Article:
What would you say to someone who is nervous about changing the way they operate in the world?

Mark:  Sometimes you feel afraid – it’s ok.  Ask for information and try things out.  And it’s not always easy moving.  When you buy more things, you have to move them.

Amy: Tell yourself the truth about what you’re afraid of and how you feel about it.  Find some people who can listen to your fear and bear it without trying to fix you.  Then try.  Keep your sense of humor.  Find passionate people who are willing to teach you.  Share adventures.  Enjoy and celebrate whatever good you can find in the midst of the troubles.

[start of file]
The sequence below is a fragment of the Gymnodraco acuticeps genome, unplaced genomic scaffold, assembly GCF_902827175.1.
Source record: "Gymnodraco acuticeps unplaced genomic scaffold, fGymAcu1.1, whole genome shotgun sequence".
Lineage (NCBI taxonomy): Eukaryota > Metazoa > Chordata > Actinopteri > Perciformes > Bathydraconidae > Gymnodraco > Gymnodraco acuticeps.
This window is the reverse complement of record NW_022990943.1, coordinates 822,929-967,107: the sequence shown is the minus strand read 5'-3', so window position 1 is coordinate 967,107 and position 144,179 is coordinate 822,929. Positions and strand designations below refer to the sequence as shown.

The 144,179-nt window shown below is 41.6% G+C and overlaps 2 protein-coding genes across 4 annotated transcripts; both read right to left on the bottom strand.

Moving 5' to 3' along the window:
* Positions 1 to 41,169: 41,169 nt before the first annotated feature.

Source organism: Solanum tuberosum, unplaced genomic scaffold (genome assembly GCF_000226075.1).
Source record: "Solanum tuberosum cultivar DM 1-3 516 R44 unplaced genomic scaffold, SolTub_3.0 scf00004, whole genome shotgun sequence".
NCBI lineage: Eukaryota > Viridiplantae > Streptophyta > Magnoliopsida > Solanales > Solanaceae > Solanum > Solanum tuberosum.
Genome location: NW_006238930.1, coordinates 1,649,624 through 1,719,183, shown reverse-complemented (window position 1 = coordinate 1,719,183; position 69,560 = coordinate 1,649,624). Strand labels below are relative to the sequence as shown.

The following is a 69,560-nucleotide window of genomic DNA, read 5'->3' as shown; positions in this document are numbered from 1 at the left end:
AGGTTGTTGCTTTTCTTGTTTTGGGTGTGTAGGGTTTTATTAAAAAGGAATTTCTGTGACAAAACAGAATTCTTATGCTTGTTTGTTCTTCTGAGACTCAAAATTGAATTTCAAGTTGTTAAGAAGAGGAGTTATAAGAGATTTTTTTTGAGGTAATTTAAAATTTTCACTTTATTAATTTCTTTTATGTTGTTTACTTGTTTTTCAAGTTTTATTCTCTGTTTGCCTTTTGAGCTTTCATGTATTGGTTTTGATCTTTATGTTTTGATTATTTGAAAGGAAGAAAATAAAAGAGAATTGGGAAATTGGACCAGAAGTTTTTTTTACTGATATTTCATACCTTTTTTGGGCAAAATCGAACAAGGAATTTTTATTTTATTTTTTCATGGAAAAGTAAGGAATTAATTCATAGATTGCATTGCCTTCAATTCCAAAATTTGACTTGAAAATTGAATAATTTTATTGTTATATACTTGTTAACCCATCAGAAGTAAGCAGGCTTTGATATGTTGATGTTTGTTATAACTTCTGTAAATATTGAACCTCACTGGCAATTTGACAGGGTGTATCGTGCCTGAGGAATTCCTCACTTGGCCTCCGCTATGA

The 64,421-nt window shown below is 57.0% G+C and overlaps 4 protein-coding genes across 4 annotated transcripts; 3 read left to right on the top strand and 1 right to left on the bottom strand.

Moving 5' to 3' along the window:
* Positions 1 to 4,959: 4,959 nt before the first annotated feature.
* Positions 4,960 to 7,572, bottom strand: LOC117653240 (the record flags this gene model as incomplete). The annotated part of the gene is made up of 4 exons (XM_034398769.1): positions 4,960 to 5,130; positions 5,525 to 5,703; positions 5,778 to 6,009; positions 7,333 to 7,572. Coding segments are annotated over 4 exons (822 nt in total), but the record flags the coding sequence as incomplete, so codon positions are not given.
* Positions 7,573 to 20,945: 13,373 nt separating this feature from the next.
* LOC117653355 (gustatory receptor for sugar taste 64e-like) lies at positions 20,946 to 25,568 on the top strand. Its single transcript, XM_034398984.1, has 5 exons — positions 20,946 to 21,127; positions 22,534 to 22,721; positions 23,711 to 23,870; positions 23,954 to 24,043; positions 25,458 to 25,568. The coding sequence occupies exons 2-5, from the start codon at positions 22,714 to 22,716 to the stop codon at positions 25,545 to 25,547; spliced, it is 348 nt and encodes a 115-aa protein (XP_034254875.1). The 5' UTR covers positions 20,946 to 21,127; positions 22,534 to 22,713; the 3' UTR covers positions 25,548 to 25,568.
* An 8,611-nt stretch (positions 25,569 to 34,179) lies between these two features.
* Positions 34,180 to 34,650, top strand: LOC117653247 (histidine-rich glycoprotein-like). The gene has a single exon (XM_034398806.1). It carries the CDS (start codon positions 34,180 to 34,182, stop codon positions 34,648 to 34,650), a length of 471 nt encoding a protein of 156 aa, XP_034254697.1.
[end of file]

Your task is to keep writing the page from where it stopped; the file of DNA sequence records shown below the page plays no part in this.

I have two opposite bits of advice.  One, know your limits and don’t try to go from zero to ten in a single step.  We were aiming to go from a 1 to a 4 or 5 on a scale of 10 so we chose to move an hour away started with six acres.  And two, have a wild adventure!  Take some outrageous risks and learn some big lessons.  Nothing succeeds like excess.

Tim: There can be a lot to be nervous about in the world, whether one changes or not – the world changes without asking for our permission. Get wisdom and assistance from as many people as you can and take your time in making decisions.  Live intentionally – know who you are and what you want and start moving in that direction.

It’s been a long journey from Minneapolis to completing our first year here. Some laughing, some good food, some time with old friends, some quiet snow days, and I’ll be ready for more adventure.